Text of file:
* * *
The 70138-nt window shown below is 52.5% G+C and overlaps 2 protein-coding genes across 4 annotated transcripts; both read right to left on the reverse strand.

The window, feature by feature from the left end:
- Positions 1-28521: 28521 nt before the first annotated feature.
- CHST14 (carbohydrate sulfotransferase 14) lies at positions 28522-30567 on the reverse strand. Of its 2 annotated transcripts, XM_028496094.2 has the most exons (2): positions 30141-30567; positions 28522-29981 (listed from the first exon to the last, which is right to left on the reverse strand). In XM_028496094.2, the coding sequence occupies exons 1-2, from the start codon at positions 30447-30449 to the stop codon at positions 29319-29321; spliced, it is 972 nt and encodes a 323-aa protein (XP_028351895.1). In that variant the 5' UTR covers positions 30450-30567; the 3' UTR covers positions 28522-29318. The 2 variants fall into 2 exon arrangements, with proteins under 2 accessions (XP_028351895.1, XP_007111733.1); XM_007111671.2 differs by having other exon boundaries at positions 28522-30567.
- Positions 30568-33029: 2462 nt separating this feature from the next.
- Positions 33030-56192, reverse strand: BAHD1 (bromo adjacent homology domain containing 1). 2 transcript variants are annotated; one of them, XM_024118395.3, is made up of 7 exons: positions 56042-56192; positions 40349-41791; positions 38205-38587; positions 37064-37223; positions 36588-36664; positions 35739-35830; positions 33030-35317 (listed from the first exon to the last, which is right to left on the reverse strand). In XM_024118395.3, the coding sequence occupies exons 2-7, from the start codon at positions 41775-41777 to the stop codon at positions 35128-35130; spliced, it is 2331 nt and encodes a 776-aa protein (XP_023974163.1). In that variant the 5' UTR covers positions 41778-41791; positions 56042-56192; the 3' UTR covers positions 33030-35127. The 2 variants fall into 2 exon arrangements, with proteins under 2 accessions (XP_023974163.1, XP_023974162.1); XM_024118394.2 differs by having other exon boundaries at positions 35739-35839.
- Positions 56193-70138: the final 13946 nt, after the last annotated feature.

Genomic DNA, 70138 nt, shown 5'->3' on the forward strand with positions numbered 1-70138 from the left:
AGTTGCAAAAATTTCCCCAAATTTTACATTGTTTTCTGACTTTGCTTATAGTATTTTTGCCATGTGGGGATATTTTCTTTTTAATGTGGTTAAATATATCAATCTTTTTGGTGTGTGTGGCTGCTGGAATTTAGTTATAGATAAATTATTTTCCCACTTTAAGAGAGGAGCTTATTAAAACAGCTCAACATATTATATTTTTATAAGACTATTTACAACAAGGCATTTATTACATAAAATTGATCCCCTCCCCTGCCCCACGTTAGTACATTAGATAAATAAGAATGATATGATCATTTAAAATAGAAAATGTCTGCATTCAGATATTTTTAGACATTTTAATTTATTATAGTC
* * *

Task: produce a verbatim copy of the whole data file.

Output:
The 70138-nt window shown below is 52.5% G+C and overlaps 2 protein-coding genes across 4 annotated transcripts; both read right to left on the reverse strand.

The window, feature by feature from the left end:
- Positions 1-28521: 28521 nt before the first annotated feature.
- CHST14 (carbohydrate sulfotransferase 14) lies at positions 28522-30567 on the reverse strand. Of its 2 annotated transcripts, XM_028496094.2 has the most exons (2): positions 30141-30567; positions 28522-29981 (listed from the first exon to the last, which is right to left on the reverse strand). In XM_028496094.2, the coding sequence occupies exons 1-2, from the start codon at positions 30447-30449 to the stop codon at positions 29319-29321; spliced, it is 972 nt and encodes a 323-aa protein (XP_028351895.1). In that variant the 5' UTR covers positions 30450-30567; the 3' UTR covers positions 28522-29318. The 2 variants fall into 2 exon arrangements, with proteins under 2 accessions (XP_028351895.1, XP_007111733.1); XM_007111671.2 differs by having other exon boundaries at positions 28522-30567.
- Positions 30568-33029: 2462 nt separating this feature from the next.
- Positions 33030-56192, reverse strand: BAHD1 (bromo adjacent homology domain containing 1). 2 transcript variants are annotated; one of them, XM_024118395.3, is made up of 7 exons: positions 56042-56192; positions 40349-41791; positions 38205-38587; positions 37064-37223; positions 36588-36664; positions 35739-35830; positions 33030-35317 (listed from the first exon to the last, which is right to left on the reverse strand). In XM_024118395.3, the coding sequence occupies exons 2-7, from the start codon at positions 41775-41777 to the stop codon at positions 35128-35130; spliced, it is 2331 nt and encodes a 776-aa protein (XP_023974163.1). In that variant the 5' UTR covers positions 41778-41791; positions 56042-56192; the 3' UTR covers positions 33030-35127. The 2 variants fall into 2 exon arrangements, with proteins under 2 accessions (XP_023974163.1, XP_023974162.1); XM_024118394.2 differs by having other exon boundaries at positions 35739-35839.
- Positions 56193-70138: the final 13946 nt, after the last annotated feature.

Genomic DNA, 70138 nt, shown 5'->3' on the forward strand with positions numbered 1-70138 from the left:
AGTTGCAAAAATTTCCCCAAATTTTACATTGTTTTCTGACTTTGCTTATAGTATTTTTGCCATGTGGGGATATTTTCTTTTTAATGTGGTTAAATATATCAATCTTTTTGGTGTGTGTGGCTGCTGGAATTTAGTTATAGATAAATTATTTTCCCACTTTAAGAGAGGAGCTTATTAAAACAGCTCAACATATTATATTTTTATAAGACTATTTACAACAAGGCATTTATTACATAAAATTGATCCCCTCCCCTGCCCCACGTTAGTACATTAGATAAATAAGAATGATATGATCATTTAAAATAGAAAATGTCTGCATTCAGATATTTTTAGACATTTTAATTTATTATAGTC